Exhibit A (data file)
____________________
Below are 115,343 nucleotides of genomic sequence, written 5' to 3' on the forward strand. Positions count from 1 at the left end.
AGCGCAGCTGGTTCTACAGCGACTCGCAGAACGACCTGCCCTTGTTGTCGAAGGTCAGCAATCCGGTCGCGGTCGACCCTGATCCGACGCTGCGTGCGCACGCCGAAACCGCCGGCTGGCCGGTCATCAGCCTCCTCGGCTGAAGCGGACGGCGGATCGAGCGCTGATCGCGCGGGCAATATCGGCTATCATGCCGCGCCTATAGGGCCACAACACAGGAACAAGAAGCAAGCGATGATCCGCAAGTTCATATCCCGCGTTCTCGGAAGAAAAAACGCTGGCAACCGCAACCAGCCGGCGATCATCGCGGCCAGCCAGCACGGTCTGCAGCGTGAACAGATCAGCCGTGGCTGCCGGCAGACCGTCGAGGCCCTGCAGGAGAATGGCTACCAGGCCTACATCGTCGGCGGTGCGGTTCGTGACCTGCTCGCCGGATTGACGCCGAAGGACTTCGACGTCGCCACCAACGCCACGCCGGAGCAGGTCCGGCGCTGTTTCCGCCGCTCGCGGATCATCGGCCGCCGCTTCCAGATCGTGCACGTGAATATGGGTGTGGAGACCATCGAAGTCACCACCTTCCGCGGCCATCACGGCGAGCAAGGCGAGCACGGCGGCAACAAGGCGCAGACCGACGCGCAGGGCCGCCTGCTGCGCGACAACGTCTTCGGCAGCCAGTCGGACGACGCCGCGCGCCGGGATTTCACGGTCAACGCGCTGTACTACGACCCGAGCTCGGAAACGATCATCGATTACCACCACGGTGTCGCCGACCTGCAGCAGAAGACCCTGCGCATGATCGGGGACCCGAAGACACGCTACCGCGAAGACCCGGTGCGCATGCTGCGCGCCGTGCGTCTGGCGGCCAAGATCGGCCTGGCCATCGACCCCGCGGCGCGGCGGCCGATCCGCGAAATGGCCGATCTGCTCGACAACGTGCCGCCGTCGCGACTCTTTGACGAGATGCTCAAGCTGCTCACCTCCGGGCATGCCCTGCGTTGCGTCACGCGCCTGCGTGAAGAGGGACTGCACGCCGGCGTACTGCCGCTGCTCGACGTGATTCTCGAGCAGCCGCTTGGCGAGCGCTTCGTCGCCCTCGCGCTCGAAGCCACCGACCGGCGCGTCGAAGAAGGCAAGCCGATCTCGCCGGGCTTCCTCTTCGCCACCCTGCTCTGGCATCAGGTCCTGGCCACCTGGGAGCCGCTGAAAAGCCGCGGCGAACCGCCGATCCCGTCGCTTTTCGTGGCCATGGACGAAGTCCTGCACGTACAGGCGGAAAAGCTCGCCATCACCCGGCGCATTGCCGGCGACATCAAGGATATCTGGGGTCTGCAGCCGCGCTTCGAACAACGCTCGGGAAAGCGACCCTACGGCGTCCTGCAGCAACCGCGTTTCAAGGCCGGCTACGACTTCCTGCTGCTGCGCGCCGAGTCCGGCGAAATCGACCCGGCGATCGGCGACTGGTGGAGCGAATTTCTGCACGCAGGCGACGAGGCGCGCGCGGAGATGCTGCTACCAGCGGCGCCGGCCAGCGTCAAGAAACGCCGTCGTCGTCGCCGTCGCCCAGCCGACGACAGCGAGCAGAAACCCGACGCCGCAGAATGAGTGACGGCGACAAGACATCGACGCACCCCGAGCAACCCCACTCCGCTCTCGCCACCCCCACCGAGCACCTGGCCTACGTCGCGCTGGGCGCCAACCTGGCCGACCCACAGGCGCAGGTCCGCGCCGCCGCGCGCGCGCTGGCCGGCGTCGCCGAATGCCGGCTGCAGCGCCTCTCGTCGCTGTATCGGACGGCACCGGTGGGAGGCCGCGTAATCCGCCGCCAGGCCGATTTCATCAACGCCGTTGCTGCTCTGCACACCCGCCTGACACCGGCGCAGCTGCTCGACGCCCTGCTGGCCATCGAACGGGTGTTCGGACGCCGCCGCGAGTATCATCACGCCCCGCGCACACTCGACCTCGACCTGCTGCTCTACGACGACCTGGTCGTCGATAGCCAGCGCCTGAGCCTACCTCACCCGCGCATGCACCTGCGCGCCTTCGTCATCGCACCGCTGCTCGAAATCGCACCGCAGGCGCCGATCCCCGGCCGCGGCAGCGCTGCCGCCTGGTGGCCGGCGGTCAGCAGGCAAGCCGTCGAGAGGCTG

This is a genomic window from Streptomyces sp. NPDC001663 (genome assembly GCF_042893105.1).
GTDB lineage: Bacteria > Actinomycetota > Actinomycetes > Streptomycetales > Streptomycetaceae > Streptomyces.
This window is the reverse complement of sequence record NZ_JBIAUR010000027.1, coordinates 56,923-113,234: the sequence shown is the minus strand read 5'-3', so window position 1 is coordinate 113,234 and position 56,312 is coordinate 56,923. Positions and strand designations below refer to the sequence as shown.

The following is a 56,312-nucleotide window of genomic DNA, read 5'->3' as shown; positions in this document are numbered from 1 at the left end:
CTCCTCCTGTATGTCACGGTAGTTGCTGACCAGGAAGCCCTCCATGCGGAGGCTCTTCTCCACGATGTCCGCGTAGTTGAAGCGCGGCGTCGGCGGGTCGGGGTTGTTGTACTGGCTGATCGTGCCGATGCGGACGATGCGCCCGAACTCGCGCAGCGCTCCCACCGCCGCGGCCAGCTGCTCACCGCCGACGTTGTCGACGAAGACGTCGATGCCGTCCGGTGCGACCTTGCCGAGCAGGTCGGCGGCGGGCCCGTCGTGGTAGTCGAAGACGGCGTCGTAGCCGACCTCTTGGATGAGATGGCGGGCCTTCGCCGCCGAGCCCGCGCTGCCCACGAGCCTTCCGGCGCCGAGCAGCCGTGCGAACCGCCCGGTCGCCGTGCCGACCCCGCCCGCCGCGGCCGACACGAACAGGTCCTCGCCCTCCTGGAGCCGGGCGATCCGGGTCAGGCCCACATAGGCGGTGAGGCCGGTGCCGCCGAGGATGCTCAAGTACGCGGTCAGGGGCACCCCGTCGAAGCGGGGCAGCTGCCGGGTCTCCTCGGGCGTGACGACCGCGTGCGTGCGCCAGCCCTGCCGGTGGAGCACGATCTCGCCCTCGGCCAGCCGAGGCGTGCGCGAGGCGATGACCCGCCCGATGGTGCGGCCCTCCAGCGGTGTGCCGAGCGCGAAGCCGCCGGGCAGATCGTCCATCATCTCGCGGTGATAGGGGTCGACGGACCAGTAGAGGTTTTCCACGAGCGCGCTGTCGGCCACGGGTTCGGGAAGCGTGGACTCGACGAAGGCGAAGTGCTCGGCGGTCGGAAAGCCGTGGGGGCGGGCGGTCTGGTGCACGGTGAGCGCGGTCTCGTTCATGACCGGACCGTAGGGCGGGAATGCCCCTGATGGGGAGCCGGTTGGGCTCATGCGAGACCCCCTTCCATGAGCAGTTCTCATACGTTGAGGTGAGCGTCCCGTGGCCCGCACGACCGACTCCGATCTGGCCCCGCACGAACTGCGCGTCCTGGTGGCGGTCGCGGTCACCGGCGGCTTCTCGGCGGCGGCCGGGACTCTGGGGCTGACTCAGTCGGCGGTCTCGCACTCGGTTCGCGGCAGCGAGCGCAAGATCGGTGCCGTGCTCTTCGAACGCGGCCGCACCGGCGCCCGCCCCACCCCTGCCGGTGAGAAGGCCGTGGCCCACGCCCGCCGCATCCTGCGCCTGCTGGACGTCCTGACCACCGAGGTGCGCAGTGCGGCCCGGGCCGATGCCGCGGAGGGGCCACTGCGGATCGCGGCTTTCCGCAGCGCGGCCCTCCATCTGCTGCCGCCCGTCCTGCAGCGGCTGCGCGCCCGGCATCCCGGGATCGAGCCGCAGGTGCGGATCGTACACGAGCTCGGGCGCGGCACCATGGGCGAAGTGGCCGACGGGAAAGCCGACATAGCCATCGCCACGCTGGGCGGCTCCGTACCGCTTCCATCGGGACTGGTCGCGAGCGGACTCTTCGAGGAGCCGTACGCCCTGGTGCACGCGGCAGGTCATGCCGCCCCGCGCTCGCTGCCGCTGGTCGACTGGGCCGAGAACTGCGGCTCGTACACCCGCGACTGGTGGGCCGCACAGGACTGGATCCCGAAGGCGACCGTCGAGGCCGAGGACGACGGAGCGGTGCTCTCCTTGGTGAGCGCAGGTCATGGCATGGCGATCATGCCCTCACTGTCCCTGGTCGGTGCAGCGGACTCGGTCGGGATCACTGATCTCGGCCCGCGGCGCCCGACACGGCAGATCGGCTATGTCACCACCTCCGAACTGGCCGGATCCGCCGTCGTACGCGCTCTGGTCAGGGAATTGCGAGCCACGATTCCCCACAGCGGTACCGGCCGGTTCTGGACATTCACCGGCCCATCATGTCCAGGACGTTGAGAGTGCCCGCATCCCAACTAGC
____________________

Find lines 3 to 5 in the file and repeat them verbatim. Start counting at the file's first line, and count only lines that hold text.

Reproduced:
This is a genomic window from Streptomyces sp. NPDC001663 (genome assembly GCF_042893105.1).
GTDB lineage: Bacteria > Actinomycetota > Actinomycetes > Streptomycetales > Streptomycetaceae > Streptomyces.
This window is the reverse complement of sequence record NZ_JBIAUR010000027.1, coordinates 56,923-113,234: the sequence shown is the minus strand read 5'-3', so window position 1 is coordinate 113,234 and position 56,312 is coordinate 56,923. Positions and strand designations below refer to the sequence as shown.